Comprehensive fitness landscape of SARS-CoV-2 Mpro reveals insights into viral resistance mechanisms

  1. Julia M Flynn  Is a corresponding author
  2. Neha Samant
  3. Gily Schneider-Nachum
  4. David T Bakan
  5. Nese Kurt Yilmaz
  6. Celia A Schiffer
  7. Stephanie A Moquin
  8. Dustin Dovala
  9. Daniel NA Bolon  Is a corresponding author
  1. University of Massachusetts Medical School, United States
  2. Novartis, United States

Abstract

With the continual evolution of new strains of SARS-CoV-2 that are more virulent, transmissible, and able to evade current vaccines, there is an urgent need for effective anti-viral drugs SARS-CoV-2 main protease (Mpro) is a leading target for drug design due to its conserved and indispensable role in the viral life cycle. Drugs targeting Mpro appear promising but will elicit selection pressure for resistance. To understand resistance potential in Mpro, we performed a comprehensive mutational scan of the protease that analyzed the function of all possible single amino acid changes. We developed three separate high-throughput assays of Mpro function in yeast, based on either the ability of Mpro variants to cleave at a defined cut-site or on the toxicity of their expression to yeast. We used deep sequencing to quantify the functional effects of each variant in each screen. The protein fitness landscapes from all three screens were strongly correlated, indicating that they captured the biophysical properties critical to Mpro function. The fitness landscapes revealed a non-active site location on the surface that is extremely sensitive to mutation making it a favorable location to target with inhibitors. In addition, we found a network of critical amino acids that physically bridge the two active sites of the Mpro dimer. The clinical variants of Mpro were predominantly functional in our screens, indicating that Mpro is under strong selection pressure in the human population. Our results provide predictions of mutations that will be readily accessible to Mpro evolution and that are likely to contribute to drug resistance. This complete mutational guide of Mpro can be used in the design of inhibitors with reduced potential of evolving viral resistance.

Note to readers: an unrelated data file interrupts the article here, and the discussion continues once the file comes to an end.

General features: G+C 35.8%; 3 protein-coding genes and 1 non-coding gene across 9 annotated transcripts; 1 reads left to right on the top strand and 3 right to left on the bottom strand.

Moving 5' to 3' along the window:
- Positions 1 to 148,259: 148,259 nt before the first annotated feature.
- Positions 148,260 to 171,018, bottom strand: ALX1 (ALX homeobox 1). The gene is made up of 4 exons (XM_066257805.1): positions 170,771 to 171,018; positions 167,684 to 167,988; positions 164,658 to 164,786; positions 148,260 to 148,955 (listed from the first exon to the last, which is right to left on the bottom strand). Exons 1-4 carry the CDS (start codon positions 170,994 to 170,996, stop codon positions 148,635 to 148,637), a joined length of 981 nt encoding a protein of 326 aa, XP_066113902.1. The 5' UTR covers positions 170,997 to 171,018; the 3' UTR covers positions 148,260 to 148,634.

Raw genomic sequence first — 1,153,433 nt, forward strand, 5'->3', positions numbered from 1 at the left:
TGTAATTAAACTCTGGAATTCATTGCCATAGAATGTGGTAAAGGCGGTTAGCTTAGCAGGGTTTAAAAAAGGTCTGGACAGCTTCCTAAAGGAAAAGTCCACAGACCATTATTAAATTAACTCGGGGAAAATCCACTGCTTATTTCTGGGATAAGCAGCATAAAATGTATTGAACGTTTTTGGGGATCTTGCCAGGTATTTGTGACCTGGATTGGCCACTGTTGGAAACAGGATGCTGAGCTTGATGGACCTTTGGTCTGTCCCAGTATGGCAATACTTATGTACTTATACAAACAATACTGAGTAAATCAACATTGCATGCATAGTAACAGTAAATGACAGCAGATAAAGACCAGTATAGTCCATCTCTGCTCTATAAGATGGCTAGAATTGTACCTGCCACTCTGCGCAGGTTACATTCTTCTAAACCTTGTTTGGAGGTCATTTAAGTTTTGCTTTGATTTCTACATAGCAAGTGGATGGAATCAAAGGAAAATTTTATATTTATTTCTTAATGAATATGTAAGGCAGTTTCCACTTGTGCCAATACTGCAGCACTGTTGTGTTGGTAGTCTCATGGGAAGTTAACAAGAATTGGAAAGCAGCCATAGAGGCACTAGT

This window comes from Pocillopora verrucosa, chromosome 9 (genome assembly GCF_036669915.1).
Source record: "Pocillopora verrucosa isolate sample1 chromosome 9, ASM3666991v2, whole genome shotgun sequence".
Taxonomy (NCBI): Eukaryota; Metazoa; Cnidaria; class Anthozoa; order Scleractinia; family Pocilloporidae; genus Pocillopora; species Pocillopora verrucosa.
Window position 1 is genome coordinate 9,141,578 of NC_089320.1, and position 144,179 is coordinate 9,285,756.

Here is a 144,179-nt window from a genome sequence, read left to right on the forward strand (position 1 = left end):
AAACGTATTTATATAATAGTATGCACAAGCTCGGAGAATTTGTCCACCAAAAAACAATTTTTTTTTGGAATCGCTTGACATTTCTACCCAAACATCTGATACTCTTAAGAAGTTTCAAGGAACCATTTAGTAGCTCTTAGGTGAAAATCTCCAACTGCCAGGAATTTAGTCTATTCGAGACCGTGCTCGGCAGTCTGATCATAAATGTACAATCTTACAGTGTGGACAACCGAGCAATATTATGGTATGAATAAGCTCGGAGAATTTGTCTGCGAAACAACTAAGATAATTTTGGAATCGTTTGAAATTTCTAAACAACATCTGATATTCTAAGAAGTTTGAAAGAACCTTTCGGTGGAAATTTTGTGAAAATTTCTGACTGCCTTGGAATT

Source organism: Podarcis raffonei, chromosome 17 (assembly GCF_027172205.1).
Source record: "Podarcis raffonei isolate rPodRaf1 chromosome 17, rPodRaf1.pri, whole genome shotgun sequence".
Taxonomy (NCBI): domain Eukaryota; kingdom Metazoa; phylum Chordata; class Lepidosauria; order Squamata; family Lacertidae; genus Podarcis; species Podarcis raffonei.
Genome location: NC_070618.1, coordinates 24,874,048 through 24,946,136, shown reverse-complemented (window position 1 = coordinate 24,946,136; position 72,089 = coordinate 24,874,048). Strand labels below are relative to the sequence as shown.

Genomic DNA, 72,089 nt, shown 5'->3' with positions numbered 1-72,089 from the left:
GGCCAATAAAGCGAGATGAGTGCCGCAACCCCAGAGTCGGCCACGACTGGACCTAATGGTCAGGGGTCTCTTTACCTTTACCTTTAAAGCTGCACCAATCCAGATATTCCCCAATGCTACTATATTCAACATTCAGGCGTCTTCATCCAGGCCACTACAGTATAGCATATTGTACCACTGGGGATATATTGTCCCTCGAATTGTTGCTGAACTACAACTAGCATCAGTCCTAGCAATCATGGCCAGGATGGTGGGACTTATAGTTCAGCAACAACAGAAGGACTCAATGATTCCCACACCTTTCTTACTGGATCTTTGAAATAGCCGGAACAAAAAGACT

Data availability

Next generation sequencing data has been deposited to the NCBI short read archive (PRJNA842255). Tabulated raw counts of all variants in all replicates are included in Figure 2 - source data 1. Figure 2 - source data 1, Figure 4 - source data 1, Figure 4 - source data 2, and Figure 5 - source data 1 contain the data used to generate all the figures.

The following data sets were generated

Article and author information

Author details

  1. Julia M Flynn

    Department of Biochemistry and Molecular Pharmacology, University of Massachusetts Medical School, Worcester, United States
    For correspondence
    Julia.Flynn@umassmed.edu
    Competing interests
    No competing interests declared.
    ORCID icon "This ORCID iD identifies the author of this article:" 0000-0002-5490-393X
  2. Neha Samant